Russell Martin and Robert Andino have postgame shouting match over tipping Mariano Rivera’s pitches

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Moments after Mariano Rivera closed out a 6-2 win over Baltimore last night Yankees catcher Russell Martin was shouting at Orioles second baseman Robert Andino, with both players needing to be held back as their teams left the field.

Bryan Hoch of MLB.com reports that Martin and the Yankees believed Andino was signaling Rivera’s pitch locations to hitters while standing on second base, although everyone involved downplayed the incident afterward.

Joe Girardi dismissed it as merely “boys being boys” and Martin said: “I don’t remember what happened at the end there. A little yapping session towards the end. Nothing crazy.”

Andino declined to comment, but he might have something to say if the Yankees decide to retaliate with a plunking in today’s game. Asked if that was in the plans, Martin replied: “Maybe it’ll make it more exciting, I don’t know. I can’t predict the future. It’s fun. It’s baseball, there’s emotions flying and stuff. What else can I say?”

Hoch notes that this isn’t the first time Martin has been angry about alleged pitch tipping by an opponent, as he accused the Blue Jays of doing the same against Bartolo Colon last July. And of course it’s worth noting that base runners relay signs and pitch locations to hitters all the time, usually without incident. It would be interesting to know what Martin thinks of the whole practice when his teammates are the ones doing it.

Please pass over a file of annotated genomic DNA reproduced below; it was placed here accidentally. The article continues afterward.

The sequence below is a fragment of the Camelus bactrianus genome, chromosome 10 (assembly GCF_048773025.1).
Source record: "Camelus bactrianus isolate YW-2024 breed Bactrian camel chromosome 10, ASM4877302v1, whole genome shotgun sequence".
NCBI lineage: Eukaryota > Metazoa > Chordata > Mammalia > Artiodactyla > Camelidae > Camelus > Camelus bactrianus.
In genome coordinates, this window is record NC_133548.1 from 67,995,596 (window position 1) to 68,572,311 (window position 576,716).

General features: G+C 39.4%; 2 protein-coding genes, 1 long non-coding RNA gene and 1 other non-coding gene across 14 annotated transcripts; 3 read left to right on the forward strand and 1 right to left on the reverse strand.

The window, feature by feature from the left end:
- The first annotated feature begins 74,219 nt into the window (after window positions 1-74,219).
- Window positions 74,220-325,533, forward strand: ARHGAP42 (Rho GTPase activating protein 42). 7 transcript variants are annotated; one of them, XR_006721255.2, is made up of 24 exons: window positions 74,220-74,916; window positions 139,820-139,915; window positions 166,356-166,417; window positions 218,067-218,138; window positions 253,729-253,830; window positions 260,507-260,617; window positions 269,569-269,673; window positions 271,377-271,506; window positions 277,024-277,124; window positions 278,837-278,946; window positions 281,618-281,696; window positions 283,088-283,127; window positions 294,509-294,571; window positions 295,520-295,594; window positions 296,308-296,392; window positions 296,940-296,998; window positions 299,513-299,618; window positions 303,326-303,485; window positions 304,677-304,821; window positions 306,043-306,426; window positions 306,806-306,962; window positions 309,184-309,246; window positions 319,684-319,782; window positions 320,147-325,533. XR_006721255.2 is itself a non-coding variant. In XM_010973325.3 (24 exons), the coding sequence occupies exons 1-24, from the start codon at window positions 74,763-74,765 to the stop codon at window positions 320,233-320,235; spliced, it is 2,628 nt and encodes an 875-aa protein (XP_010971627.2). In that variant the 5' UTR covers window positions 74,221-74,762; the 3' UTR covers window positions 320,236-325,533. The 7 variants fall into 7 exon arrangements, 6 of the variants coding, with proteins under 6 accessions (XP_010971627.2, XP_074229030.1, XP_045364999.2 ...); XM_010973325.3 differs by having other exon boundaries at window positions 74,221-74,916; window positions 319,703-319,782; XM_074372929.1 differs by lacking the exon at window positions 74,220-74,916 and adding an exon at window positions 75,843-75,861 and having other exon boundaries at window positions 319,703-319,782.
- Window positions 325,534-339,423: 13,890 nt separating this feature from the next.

Report: Major League Baseball bans transactions with Mexican League teams

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Jeff Passan of Yahoo Sports reports that Major League Baseball has banned all transactions with Liga Mexicana de Beisbol (LMB), popularly known as the Mexican League. As of now, all 30 teams are prohibited from signing players under contract with LMB teams. The ban was issued due to Major League Baseball’s contention that “corruption” and “fraud” run rampant in the player acquisition process.

Passan describes the issues in detail, and they sound pretty compelling. The upshot: LMB clubs — which have full control over their players — are taking advantage of them, taking most if not all of the signing bonuses MLB teams give them after negotiating for their rights. Mexican teams often sign players when they’re 15 years-old so that, once they are old enough for American teams to approach them, they’re in the position to take a usurious cut.

Passan says Major League Baseball is demanding greater transparency from LMB before it’s willing to lift the ban. He also says that the MLBPA is in “lockstep” with Major League Baseball on the matter, which makes sense given that, if MLB’s claims are accurate, players are being exploited here. He also says that if LMB does not change its ways, there is a “Plan B,” though it’s not clear what that is.

There aren’t a ton of Mexican players signed by MLB teams each year, but there are enough to make this a significant issue that is worth watching.